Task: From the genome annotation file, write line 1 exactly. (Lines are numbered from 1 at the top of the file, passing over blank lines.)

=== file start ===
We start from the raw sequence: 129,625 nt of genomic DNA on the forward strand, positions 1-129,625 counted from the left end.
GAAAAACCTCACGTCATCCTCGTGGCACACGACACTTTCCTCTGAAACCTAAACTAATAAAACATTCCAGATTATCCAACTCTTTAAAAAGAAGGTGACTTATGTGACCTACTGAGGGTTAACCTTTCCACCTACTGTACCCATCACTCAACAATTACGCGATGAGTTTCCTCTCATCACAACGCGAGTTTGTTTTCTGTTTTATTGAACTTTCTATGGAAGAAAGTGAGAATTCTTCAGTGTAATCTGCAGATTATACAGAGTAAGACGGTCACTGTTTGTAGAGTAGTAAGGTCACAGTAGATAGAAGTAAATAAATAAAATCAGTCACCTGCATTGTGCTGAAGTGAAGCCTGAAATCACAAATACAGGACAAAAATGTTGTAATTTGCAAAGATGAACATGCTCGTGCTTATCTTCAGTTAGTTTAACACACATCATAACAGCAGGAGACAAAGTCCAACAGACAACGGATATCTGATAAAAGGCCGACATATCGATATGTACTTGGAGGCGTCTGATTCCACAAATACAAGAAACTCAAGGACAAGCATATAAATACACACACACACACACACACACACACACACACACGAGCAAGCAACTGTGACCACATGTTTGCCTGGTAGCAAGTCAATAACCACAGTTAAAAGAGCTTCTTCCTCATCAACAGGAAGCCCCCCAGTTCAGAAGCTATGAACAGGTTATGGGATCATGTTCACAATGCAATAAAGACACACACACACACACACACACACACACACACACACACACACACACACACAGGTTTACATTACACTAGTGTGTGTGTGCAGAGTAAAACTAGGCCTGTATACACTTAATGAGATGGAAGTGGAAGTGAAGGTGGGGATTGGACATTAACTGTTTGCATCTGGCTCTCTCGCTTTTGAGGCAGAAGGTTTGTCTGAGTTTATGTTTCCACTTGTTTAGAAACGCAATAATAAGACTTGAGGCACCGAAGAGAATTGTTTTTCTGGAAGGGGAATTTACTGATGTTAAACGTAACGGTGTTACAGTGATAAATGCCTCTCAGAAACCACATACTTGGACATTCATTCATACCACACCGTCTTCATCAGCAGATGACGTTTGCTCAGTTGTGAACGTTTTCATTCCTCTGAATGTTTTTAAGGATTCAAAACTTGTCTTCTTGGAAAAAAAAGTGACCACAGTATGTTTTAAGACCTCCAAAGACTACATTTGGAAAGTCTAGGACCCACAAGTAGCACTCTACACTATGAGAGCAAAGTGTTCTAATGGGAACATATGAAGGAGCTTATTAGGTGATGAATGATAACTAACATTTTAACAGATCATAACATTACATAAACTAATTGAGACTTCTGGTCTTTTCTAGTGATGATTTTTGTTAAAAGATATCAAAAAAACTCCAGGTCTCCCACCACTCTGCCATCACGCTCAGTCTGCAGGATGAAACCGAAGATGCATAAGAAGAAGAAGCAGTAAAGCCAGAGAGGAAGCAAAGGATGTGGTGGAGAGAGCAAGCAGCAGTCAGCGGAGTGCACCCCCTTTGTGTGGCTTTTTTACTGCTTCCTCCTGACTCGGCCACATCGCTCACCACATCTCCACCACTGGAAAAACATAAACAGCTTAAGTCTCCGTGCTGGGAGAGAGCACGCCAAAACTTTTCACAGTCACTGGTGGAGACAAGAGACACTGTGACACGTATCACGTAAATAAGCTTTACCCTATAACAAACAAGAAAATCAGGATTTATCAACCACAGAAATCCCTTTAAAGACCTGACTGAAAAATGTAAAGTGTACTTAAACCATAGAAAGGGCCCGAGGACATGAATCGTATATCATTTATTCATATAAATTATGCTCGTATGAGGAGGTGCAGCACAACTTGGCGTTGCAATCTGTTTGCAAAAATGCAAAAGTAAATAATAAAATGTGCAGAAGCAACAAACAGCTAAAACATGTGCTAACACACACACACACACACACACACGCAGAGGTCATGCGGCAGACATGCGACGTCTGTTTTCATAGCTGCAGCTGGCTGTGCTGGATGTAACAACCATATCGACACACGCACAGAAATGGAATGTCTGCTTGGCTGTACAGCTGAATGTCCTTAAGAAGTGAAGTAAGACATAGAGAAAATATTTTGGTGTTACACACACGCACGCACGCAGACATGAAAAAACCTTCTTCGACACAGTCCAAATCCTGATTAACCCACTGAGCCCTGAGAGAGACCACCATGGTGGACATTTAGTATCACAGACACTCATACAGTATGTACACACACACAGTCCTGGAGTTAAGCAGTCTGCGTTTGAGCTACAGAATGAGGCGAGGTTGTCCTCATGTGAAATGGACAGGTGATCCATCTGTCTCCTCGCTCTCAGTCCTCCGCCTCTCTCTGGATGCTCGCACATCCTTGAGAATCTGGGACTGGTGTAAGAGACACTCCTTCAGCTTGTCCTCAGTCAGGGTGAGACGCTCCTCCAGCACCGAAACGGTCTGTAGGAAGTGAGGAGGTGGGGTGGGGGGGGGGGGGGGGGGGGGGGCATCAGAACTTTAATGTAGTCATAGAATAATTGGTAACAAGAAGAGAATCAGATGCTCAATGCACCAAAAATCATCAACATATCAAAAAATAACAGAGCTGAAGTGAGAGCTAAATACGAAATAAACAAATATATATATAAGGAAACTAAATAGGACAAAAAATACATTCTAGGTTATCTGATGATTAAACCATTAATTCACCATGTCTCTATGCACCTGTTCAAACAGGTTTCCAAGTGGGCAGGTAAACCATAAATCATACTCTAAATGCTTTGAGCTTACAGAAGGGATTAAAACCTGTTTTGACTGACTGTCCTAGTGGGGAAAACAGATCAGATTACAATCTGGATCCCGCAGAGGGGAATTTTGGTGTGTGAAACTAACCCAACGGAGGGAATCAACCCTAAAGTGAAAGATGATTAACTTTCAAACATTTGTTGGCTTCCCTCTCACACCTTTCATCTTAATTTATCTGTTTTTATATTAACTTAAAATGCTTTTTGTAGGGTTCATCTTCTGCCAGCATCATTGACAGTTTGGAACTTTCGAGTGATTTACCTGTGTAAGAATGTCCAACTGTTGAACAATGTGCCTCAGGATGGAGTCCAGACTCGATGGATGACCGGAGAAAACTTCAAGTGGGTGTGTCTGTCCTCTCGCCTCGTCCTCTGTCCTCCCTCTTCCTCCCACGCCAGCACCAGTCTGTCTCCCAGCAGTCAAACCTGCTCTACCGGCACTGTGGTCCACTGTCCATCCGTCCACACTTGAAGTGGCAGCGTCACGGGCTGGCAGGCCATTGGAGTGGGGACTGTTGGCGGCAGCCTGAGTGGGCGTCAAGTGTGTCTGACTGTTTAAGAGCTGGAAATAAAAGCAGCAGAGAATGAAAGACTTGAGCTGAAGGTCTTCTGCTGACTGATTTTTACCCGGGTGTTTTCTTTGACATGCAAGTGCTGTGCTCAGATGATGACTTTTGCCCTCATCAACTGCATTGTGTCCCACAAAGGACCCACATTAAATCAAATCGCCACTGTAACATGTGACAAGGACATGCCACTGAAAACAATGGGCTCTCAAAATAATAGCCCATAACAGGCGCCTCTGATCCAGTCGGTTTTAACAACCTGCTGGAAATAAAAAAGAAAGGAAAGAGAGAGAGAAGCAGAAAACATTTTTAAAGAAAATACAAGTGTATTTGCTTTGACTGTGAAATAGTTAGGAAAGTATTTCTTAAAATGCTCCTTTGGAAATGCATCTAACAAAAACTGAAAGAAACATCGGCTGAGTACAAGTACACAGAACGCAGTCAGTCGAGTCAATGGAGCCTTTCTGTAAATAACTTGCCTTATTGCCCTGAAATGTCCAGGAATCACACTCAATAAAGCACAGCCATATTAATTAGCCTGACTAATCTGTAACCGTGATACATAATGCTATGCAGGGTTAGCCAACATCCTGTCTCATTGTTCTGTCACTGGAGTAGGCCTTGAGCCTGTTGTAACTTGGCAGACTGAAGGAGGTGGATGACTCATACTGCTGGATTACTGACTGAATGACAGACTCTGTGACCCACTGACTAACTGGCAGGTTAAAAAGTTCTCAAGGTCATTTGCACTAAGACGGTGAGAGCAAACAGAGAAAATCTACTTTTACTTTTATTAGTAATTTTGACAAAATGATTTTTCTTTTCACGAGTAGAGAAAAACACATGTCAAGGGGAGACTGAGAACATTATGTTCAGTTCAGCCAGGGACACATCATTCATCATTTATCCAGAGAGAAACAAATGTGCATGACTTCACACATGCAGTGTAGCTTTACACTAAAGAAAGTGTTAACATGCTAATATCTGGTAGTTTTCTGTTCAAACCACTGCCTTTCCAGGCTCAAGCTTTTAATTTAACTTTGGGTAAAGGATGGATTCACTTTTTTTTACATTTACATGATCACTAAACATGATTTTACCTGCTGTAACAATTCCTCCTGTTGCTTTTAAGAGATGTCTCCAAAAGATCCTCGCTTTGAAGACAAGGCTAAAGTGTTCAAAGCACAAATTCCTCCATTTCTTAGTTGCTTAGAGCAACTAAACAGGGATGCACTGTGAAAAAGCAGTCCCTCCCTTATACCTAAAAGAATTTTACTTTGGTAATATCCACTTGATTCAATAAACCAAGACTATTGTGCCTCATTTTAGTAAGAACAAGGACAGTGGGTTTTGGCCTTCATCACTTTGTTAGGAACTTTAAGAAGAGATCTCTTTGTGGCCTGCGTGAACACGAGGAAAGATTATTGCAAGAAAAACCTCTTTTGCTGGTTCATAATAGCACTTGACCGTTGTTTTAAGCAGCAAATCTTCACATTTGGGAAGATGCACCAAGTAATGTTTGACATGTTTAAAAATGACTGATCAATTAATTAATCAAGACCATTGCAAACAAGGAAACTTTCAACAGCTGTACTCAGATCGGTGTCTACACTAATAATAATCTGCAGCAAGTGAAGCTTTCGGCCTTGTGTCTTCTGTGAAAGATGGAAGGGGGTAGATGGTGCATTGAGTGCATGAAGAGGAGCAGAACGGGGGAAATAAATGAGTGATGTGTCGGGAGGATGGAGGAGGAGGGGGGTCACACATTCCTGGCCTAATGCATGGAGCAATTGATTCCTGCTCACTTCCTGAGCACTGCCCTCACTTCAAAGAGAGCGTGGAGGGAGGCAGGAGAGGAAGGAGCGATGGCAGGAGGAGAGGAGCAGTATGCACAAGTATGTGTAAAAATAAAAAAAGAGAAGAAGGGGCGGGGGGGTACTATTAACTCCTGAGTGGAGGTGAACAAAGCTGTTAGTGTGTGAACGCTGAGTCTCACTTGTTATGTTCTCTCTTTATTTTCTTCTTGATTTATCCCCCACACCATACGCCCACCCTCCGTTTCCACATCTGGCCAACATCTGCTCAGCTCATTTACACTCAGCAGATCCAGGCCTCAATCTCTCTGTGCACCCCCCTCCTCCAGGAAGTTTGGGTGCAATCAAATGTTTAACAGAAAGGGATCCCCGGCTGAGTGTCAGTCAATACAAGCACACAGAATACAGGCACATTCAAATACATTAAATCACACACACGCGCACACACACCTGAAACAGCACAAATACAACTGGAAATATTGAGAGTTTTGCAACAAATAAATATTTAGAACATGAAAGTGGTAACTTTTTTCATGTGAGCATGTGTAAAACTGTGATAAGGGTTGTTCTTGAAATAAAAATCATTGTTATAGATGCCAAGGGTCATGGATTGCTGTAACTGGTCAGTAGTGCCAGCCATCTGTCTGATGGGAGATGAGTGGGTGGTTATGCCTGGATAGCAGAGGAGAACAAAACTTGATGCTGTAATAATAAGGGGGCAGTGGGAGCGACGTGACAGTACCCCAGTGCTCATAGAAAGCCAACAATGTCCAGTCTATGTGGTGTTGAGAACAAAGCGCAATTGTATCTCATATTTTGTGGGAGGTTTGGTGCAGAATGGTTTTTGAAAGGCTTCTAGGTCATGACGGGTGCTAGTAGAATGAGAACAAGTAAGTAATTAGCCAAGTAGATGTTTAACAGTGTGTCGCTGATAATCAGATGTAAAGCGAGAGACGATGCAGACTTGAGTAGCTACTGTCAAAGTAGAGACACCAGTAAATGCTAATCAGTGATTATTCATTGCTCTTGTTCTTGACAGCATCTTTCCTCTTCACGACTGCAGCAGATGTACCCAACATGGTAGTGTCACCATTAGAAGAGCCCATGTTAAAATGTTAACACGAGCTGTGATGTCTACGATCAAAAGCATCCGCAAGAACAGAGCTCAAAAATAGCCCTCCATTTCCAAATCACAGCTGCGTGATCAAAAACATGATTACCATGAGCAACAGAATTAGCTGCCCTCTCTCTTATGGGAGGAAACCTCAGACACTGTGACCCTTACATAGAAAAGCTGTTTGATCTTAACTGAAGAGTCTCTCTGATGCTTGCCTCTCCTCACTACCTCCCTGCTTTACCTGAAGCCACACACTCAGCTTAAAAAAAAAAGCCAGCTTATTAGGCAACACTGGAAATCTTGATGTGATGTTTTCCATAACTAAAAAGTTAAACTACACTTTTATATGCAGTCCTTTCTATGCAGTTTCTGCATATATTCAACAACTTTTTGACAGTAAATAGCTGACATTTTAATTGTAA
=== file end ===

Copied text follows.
We start from the raw sequence: 129,625 nt of genomic DNA on the forward strand, positions 1-129,625 counted from the left end.